• A kitchen timer so I know how much time I have to shoot. Typically we have 17 minutes to shoot a 15 round relay and 22 minutes to shoot a 20 round relay. This is not a race to see who can get his rounds downrange the fastest. Take your time and think about each and every shot.
• Elbow pads, for one or both elbows. Some berms or firing points are soft, others not so soft.
• Shooting Hat, one of those things that look silly on your head, but is worth its weight in gold. Permits you to not only block out the sun from the front, but the sides. Makes you look serious too…
• You will need an “Open Bolt Indicator” or OBI for short. This is the yellow plastic thing you stick in place of a closed bolt on your rifle. It is a safety item as it signifies to those around you that your rifle is in a safe condition. Just ask for one and someone will have an extra or you can buy one at the match for a $1.00.
• Camping Chair or small stool to sit on when it’s your turn to score the other guy. This may or may not be necessary as some matches are informal and you may find yourself recording your own scores. In an NRA Approved Match, you will score the other person and he will score you.
• Cleaning Rod. Trust me on this one, it is far better to have one with and not need it, instead of finding out you somehow left a cleaning patch in the chamber two seconds after being given the command to load by the line officer. This I know from experience.
All right, now we are ready to go to the match and have fun. At High Power Rifle matches (F-Class is a division of High Power), 99% of the time, it has been my experience that there is a lot of help available for the asking, you just need to ask. There are many super folks out there ready and willing to take you under their wing and guide you through this first time. Just stick with them and they will show you the ropes. The best of them remember being the “Rookie” and so they will know of the concerns you may have.
Nobody I know likes to be embarrassed and walk around feeling like you wearing a blaze orange dunce hat. You owe it to yourself and to your shooting buddy to ask any and all questions you may have. So please ask questions and never assume you know it all, regardless of what you may think, none of us truly know it all. Funny though, how we seem to run into folks that think they do - stay away from those folks!
Okay on the other hand, maybe you don’t have a shooting buddy or friend that is active in this sport but you’re bound and determined to attend one of these matches to see what it’s all about. GREAT! Go for it! This is how I got started because it seemed like I moved every couple years and within my circle of friends at the time, no one seemed to be as interested as I was about shooting. In retrospect, I have been told many times I march to the beat of a different drum. Que sera, sera!
So rather than just read about shooting F-Class or High Power and whining to my wife about how I had no one to play with, I sought out these types of matches and attended them by myself. It was simple, I wanted to learn and I was going to do what it took. The first F-Class match I attended was 1000 miles away from my home. I did my research ahead of time and found out about a match that was to be held in the area I was to be traveling in. I then contacted the match director, the rest is history.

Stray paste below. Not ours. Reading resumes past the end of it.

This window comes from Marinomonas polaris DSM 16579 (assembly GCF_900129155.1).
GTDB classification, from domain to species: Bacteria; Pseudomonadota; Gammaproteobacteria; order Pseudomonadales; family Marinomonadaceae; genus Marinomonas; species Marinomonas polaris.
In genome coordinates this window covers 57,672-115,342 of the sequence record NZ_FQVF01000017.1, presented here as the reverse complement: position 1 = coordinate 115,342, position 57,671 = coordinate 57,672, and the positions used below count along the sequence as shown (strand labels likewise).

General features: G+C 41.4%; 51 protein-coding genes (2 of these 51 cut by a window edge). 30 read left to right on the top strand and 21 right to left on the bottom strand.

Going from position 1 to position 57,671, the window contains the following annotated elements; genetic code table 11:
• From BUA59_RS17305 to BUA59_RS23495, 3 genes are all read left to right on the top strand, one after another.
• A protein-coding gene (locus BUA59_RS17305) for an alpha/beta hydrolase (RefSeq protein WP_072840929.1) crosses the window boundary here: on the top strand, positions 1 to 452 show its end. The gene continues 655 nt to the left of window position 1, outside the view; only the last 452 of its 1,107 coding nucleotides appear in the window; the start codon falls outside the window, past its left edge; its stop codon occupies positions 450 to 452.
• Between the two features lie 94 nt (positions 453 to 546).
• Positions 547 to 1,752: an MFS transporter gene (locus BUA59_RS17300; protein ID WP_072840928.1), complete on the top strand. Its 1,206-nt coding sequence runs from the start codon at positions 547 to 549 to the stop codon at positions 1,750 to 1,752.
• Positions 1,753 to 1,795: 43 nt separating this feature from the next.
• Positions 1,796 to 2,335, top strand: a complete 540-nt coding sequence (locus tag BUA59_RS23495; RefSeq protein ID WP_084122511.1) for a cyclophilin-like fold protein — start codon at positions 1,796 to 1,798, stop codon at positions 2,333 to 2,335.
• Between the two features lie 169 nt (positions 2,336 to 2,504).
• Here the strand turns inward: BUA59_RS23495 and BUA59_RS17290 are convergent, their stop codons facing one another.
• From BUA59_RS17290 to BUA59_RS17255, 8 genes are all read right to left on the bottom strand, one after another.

It is as simple as making a call or sending an email to the match director advising that I would be in the area, bored in a hotel and would like to help at the match doing whatever needed to be done. Match Directors are volunteers themselves and I’m telling you, these folks love to have extra help. It was a win-win situation, I got to meet new people and make new friends, all the while learning something about the particular discipline of the match I was attending and the Match Director got cheap help.
You get to see first-hand the varied types of equipment and accessories you may need. More importantly, you too will meet great folks and make new friends. More often than not, when you volunteer to help out, somebody will ask you why you are not shooting. When they find out your visiting the area and have never participated in this type of shooting or maybe you just have any shooting gear with, you’ll be very surprised to see how many folks offer to let you shoot their equipment and even ask you to shoot with them on a team match.
Okay, back to my earlier focus and that is getting started shooting local when you don’t know anybody who participates. Just finds out who is the match director and contact him ahead of time if you can. If you can’t get a hold of anybody, just show up at the scheduled match well ahead of time and be the first guy there waiting. Introduce yourself to the folks coming to the match until you meet the Match Director; tell them you’re a new shooter and that you have not done this type of shooting before. They will generally appreciate this information, it will make their job easier and more likely than not, they will get you hooked up with someone who can mentor you through this process. But be sure to advise them you have no experience in a formal match setting; whether it’s getting set up on the line, shooting the match itself or that you have never worked the pits before.
|Rich Plum, deep in mental preparation|
As a side note, if I can be of any assistance to anyone one reading this, to get started, hooked up, answer any questions, eat your food, etc, please send me an email and I will do my best to help you out. I can be reached via email at: Nodak7mm (at) yahoo (dot) com I really would like to hear from you.